TEACHING to CHANGE the WORLD
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  DIGGING DEEPER
  Chapter 1
  Chapter 2
  Chapter 3
  Chapter 4
  Chapter 5
  Chapter 6
  Chapter 7
  Chapter 8
  Chapter 9
  Chapter 10
  Chapter 11
  Chapter 12
CCVLC Teachers/ Paolo Freire Posters
 
 
 
Digging Deeper: Chapter 6
Instruction: Teaching and Learning Across the Content Areas

Further Reading

  • John Bransford, professor of education at the University of Washington, developed the Jasper Woodbury problem-solving series in mathematics, the Scientists in Action series, and the Little Planet Literacy series. Bransford is also coeditor with Ann Brown and Rodney Cocking of How People Learn: Brain, Mind, Experience, and School (Washington, DC: National Academy of Sciences, 2000), one of the best books available on learning.
  • The research of professors Ann Brown (deceased) and Joseph Campione focuses on transforming classrooms from worksites where students perform assigned tasks under the management of teachers into communities of learning and interpretation, where students take charge of their own learning. Children’s Learning in Laboratory and Classroom Contexts (New York: Routledge, 2007), edited by Campione, Kathleen Metz, and Annemarie Sullivan Palinscar offers a collection of essays that build on and extend Brown and Campione’s work.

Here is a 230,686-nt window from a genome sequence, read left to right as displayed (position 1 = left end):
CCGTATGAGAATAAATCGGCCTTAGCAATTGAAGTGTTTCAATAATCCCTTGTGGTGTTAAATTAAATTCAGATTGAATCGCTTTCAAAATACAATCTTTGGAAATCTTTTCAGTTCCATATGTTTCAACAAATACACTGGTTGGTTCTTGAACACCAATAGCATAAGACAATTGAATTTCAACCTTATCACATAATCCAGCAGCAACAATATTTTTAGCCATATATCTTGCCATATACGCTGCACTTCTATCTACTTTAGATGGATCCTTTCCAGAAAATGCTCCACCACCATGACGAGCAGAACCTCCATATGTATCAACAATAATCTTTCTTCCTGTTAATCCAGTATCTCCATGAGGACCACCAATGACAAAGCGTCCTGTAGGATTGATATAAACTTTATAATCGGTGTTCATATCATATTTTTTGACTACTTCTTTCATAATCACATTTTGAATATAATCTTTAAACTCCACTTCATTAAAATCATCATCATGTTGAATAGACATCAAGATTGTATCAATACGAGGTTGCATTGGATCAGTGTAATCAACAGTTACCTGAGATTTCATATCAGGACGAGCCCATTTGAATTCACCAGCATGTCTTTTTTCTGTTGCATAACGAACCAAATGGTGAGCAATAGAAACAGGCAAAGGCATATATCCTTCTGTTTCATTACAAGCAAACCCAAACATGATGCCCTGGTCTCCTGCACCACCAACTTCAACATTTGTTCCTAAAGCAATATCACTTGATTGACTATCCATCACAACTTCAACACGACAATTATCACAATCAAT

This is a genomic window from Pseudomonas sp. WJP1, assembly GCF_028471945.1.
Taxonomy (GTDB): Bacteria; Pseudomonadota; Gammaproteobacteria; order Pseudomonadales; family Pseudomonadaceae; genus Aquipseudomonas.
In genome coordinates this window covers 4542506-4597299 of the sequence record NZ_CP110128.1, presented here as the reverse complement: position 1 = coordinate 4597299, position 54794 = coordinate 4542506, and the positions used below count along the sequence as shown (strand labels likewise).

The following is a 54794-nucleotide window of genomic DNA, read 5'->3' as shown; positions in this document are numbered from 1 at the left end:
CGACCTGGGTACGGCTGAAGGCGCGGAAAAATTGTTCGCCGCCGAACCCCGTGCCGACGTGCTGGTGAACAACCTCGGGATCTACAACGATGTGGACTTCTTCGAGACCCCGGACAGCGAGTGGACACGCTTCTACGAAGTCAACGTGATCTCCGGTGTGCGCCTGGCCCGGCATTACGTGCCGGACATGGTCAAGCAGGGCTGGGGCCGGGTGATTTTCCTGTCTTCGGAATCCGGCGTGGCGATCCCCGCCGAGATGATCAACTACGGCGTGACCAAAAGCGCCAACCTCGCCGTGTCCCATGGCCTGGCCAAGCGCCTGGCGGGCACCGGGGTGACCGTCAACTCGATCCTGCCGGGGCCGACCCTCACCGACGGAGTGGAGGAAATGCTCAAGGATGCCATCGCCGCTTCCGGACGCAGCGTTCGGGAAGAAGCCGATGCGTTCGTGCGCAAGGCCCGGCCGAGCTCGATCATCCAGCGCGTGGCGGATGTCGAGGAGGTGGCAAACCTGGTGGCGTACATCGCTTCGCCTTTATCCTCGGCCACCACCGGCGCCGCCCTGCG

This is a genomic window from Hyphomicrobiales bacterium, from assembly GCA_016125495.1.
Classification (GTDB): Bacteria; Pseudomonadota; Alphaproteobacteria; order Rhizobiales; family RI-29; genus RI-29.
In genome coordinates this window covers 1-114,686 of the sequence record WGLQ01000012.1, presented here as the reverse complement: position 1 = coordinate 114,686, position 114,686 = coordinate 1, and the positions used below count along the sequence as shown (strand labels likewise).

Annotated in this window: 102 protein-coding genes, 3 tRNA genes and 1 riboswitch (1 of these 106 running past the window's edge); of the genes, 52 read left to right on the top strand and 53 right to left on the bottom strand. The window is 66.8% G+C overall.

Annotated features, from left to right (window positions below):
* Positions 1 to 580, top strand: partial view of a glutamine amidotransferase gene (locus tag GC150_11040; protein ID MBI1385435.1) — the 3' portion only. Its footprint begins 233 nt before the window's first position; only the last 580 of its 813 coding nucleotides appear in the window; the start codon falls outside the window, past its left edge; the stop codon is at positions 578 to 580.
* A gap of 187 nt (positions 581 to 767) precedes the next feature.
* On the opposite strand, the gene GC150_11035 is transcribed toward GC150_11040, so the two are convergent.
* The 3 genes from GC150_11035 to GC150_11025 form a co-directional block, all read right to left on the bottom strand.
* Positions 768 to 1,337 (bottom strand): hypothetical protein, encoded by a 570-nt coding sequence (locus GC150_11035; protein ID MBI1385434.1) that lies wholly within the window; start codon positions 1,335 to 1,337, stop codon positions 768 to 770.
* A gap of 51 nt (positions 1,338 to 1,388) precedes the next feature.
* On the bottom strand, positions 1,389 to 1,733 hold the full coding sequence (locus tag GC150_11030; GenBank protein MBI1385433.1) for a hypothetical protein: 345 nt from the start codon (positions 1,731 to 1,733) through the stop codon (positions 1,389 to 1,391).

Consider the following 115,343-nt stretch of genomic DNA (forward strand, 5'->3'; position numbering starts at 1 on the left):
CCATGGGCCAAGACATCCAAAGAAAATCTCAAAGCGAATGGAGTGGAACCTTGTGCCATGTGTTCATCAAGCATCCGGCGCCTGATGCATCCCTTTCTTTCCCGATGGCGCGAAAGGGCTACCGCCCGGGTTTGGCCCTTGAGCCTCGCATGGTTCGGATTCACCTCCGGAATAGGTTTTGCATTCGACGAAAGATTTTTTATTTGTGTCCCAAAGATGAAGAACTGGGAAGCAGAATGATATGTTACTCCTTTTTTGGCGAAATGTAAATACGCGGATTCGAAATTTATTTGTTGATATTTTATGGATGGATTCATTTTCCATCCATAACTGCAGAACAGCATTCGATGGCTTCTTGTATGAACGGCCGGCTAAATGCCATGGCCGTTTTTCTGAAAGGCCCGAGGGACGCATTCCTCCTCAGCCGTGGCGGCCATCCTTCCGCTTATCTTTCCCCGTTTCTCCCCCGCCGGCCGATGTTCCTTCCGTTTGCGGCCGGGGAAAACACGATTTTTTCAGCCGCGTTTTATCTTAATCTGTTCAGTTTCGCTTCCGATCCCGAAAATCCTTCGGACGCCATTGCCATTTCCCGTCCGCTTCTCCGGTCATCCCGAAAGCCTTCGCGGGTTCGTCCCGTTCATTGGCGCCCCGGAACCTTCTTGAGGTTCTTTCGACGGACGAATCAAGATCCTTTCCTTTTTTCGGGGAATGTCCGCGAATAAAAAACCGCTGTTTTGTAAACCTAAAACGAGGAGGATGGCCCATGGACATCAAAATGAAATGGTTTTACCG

• The work of Jerome Bruner, research professor of psychology and senior research fellow in law at New York University, investigates how cognitive psychology and child development can inform teaching so that all children can become highly competent and fully participating members of their cultures. Books you might want to read include The Process of Education (1960), Toward a Theory of Instruction (1966), The Relevance of Education (1971), Acts of Meaning (1990), and The Culture of Education (1996)—all published by Harvard University Press.
  • Among Harvard education professor Howard Gardner’s many publications are books that present his own theories of multiple intelligence (e.g., Frames of Mind [New York: Basic Books, 1983, 1993]), offer comprehensive overviews of intelligence (e.g., Intelligence, with Mindy L. Kornhaber and Warren K. Wake [Orlando, FL: Harcourt Brace, 1995]), and address the implications of cognitive psychology for teaching (e.g., Multiple Intelligences: The Theory in Practice [New York: Basic Books, 1993]).
  • Deborah Meier was principal of one of the most remarkable public schools in the country, Central Park East (CPE) in East Harlem for 20 years and then became the founder and principal of the Mission Hill School in Boston. In her book based on the CPE experience, The Power of Their Ideas: Lessons for America from a Small School in Harlem (Boston: Beacon Press, 1995), Meier argues for teaching that connects learning to real-world activities.
  • Luis Moll, an education professor at the University of Arizona, studies learning in the lives of working-class Mexican American students and their families. Moll developed the concept of “funds of knowledge,” about which he has written extensively. He has also edited or co-edited particularly helpful collections of writing by leading sociocultural theorists; these include, among others, Vygotsky and Education: Instructional Implications of Sociohistorical Psychology (Cambridge, England: Cambridge University Press, 1992) and Funds of Knowledge: Theorizing Practices in Households and Schools (New Jersey: Lawrence Erlbaum Associates, 2005).